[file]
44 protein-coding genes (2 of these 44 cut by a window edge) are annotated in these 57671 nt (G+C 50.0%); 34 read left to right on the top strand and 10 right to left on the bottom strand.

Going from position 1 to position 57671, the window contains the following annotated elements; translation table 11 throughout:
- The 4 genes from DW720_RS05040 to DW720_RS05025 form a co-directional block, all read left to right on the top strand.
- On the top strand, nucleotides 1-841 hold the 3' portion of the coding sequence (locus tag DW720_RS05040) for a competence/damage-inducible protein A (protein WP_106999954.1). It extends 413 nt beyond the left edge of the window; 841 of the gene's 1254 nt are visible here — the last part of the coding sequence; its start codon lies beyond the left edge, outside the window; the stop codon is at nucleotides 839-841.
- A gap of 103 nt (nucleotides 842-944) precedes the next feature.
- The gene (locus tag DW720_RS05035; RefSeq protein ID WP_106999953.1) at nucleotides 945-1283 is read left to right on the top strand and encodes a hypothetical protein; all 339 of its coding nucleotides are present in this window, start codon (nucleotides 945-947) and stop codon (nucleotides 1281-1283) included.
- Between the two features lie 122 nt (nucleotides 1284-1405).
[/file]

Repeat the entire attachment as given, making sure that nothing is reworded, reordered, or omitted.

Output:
44 protein-coding genes (2 of these 44 cut by a window edge) are annotated in these 57671 nt (G+C 50.0%); 34 read left to right on the top strand and 10 right to left on the bottom strand.

Going from position 1 to position 57671, the window contains the following annotated elements; translation table 11 throughout:
- The 4 genes from DW720_RS05040 to DW720_RS05025 form a co-directional block, all read left to right on the top strand.
- On the top strand, nucleotides 1-841 hold the 3' portion of the coding sequence (locus tag DW720_RS05040) for a competence/damage-inducible protein A (protein WP_106999954.1). It extends 413 nt beyond the left edge of the window; 841 of the gene's 1254 nt are visible here — the last part of the coding sequence; its start codon lies beyond the left edge, outside the window; the stop codon is at nucleotides 839-841.
- A gap of 103 nt (nucleotides 842-944) precedes the next feature.
- The gene (locus tag DW720_RS05035; RefSeq protein ID WP_106999953.1) at nucleotides 945-1283 is read left to right on the top strand and encodes a hypothetical protein; all 339 of its coding nucleotides are present in this window, start codon (nucleotides 945-947) and stop codon (nucleotides 1281-1283) included.
- Between the two features lie 122 nt (nucleotides 1284-1405).